Plain as mud, If your N* needs a little coolant added to the tank just get yourself some Dex-cool and clean, drinkable, or whatever clean drinkable water that maybe available this water can be added to complete an accepted mix to cool and not corrode your Northstar engine. If you add distilled water that maybe acceptable but only if it is drinkable and or clean water.

Look guys the Owners shouldn’t have to make this decision. If there is a problem using tap water in the Northstar the information needs to come from the top down not from the bottom up. After all, information like water travels much faster down hill.

As stated earlier in this and other posts, I agree with the distilled water to complete the 50/50coolant mix for the N*. Why add minerals to the mix if they are not needed.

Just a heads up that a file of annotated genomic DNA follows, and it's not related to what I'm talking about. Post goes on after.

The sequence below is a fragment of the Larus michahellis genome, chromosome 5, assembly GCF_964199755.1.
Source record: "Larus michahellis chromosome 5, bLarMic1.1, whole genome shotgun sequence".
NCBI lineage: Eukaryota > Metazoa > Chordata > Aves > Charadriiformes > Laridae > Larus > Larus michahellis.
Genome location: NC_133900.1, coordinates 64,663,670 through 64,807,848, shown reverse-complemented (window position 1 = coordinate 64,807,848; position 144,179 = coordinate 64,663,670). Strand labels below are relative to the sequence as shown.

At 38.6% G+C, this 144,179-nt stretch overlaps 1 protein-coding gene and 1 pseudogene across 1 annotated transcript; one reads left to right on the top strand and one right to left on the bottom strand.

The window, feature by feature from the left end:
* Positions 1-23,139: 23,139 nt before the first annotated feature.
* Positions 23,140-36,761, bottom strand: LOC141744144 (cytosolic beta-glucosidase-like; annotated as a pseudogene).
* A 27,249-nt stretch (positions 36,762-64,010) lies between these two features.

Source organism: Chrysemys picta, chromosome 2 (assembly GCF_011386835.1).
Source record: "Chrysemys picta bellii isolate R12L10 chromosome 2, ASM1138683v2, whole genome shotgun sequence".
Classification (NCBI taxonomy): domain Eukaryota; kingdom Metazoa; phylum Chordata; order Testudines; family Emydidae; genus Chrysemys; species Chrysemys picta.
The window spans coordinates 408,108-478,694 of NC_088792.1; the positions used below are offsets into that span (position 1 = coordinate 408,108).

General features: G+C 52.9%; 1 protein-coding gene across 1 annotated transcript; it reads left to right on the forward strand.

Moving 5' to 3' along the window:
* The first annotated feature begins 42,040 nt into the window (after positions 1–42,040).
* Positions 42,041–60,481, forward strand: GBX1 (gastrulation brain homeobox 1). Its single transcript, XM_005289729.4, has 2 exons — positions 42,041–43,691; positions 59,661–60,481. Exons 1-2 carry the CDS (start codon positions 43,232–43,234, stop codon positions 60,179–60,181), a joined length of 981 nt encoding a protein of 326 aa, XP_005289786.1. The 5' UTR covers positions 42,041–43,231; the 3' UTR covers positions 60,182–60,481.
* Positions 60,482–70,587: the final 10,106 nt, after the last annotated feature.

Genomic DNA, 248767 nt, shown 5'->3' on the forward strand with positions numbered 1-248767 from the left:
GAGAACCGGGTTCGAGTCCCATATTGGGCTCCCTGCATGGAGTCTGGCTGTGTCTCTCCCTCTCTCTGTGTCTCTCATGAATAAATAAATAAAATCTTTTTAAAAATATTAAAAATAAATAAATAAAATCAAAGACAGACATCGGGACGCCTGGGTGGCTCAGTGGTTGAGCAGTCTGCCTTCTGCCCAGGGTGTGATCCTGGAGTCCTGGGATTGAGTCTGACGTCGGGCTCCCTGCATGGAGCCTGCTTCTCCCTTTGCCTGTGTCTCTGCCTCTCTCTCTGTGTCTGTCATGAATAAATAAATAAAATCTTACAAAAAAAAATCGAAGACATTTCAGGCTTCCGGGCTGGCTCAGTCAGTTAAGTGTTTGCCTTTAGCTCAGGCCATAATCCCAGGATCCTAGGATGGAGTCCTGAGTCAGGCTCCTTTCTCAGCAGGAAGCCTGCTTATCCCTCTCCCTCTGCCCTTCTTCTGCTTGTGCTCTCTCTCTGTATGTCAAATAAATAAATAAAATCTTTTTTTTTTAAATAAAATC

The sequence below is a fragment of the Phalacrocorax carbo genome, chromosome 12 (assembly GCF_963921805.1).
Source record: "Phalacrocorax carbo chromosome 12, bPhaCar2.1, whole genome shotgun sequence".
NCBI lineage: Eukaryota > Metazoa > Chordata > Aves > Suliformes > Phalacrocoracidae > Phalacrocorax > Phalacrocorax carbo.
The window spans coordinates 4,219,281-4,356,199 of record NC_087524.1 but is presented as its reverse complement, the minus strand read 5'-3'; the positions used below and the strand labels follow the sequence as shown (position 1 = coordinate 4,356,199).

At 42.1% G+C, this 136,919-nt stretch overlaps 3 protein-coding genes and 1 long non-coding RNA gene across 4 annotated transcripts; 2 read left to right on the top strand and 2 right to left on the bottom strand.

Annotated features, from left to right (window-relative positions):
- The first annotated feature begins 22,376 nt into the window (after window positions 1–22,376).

When I lived in Poland in the 70s, owning a car was an extreme rarity and the car owner would do anything possible to make it last as long as possible. You might end up only owning one or two cars in your lifetiime (if you were lucky).

So to us, it was a common knowledge not to put anything else but distilled water in the cooling system. It prevented mineral buildup in the radiator.

Sure, in some rural area you could find someone using well water, but they knew that it
wasn't the best thing to do.

And, I still go by those rules (even though the manual says otherwise). There is also a great variation in mineral contents of the tap water in different parts of the world. That depends on many factors such as: the source of the water, what the water works use to treat the water, etc.

So, why take a chance - if you do it yourself, use distilled water. It isn't that expensive.

Peteski